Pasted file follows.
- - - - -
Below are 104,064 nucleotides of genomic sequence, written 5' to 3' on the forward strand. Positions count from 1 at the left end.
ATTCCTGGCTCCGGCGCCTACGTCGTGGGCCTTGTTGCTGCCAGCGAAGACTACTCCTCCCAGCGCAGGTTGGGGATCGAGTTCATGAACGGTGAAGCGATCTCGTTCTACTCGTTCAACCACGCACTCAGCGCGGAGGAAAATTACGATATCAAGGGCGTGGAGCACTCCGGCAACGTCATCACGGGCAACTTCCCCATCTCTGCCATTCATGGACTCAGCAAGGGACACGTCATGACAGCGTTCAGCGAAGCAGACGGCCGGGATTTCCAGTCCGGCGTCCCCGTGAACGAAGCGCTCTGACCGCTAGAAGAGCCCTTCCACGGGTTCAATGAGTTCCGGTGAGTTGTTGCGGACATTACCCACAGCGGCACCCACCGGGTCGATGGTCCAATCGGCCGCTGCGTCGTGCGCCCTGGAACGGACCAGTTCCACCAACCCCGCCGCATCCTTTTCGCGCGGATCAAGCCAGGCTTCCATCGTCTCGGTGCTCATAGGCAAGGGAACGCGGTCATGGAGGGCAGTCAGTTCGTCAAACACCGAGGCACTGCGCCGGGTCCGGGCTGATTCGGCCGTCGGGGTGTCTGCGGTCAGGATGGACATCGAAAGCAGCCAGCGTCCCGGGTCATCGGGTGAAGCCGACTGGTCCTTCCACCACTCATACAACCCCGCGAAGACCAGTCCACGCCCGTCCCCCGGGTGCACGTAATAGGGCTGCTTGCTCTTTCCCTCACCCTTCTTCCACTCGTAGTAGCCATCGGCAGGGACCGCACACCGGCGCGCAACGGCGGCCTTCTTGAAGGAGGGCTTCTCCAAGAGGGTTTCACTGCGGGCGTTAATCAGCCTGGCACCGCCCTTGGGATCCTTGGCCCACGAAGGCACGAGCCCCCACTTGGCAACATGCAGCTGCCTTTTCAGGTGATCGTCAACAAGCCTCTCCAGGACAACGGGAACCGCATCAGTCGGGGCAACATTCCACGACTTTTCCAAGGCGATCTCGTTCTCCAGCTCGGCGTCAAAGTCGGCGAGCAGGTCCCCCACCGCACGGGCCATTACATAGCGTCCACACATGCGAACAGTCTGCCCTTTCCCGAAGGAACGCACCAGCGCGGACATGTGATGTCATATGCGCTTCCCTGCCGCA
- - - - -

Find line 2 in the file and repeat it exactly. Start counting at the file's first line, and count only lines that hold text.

ATTCCTGGCTCCGGCGCCTACGTCGTGGGCCTTGTTGCTGCCAGCGAAGACTACTCCTCCCAGCGCAGGTTGGGGATCGAGTTCATGAACGGTGAAGCGATCTCGTTCTACTCGTTCAACCACGCACTCAGCGCGGAGGAAAATTACGATATCAAGGGCGTGGAGCACTCCGGCAACGTCATCACGGGCAACTTCCCCATCTCTGCCATTCATGGACTCAGCAAGGGACACGTCATGACAGCGTTCAGCGAAGCAGACGGCCGGGATTTCCAGTCCGGCGTCCCCGTGAACGAAGCGCTCTGACCGCTAGAAGAGCCCTTCCACGGGTTCAATGAGTTCCGGTGAGTTGTTGCGGACATTACCCACAGCGGCACCCACCGGGTCGATGGTCCAATCGGCCGCTGCGTCGTGCGCCCTGGAACGGACCAGTTCCACCAACCCCGCCGCATCCTTTTCGCGCGGATCAAGCCAGGCTTCCATCGTCTCGGTGCTCATAGGCAAGGGAACGCGGTCATGGAGGGCAGTCAGTTCGTCAAACACCGAGGCACTGCGCCGGGTCCGGGCTGATTCGGCCGTCGGGGTGTCTGCGGTCAGGATGGACATCGAAAGCAGCCAGCGTCCCGGGTCATCGGGTGAAGCCGACTGGTCCTTCCACCACTCATACAACCCCGCGAAGACCAGTCCACGCCCGTCCCCCGGGTGCACGTAATAGGGCTGCTTGCTCTTTCCCTCACCCTTCTTCCACTCGTAGTAGCCATCGGCAGGGACCGCACACCGGCGCGCAACGGCGGCCTTCTTGAAGGAGGGCTTCTCCAAGAGGGTTTCACTGCGGGCGTTAATCAGCCTGGCACCGCCCTTGGGATCCTTGGCCCACGAAGGCACGAGCCCCCACTTGGCAACATGCAGCTGCCTTTTCAGGTGATCGTCAACAAGCCTCTCCAGGACAACGGGAACCGCATCAGTCGGGGCAACATTCCACGACTTTTCCAAGGCGATCTCGTTCTCCAGCTCGGCGTCAAAGTCGGCGAGCAGGTCCCCCACCGCACGGGCCATTACATAGCGTCCACACATGCGAACAGTCTGCCCTTTCCCGAAGGAACGCACCAGCGCGGACATGTGATGTCATATGCGCTTCCCTGCCGCA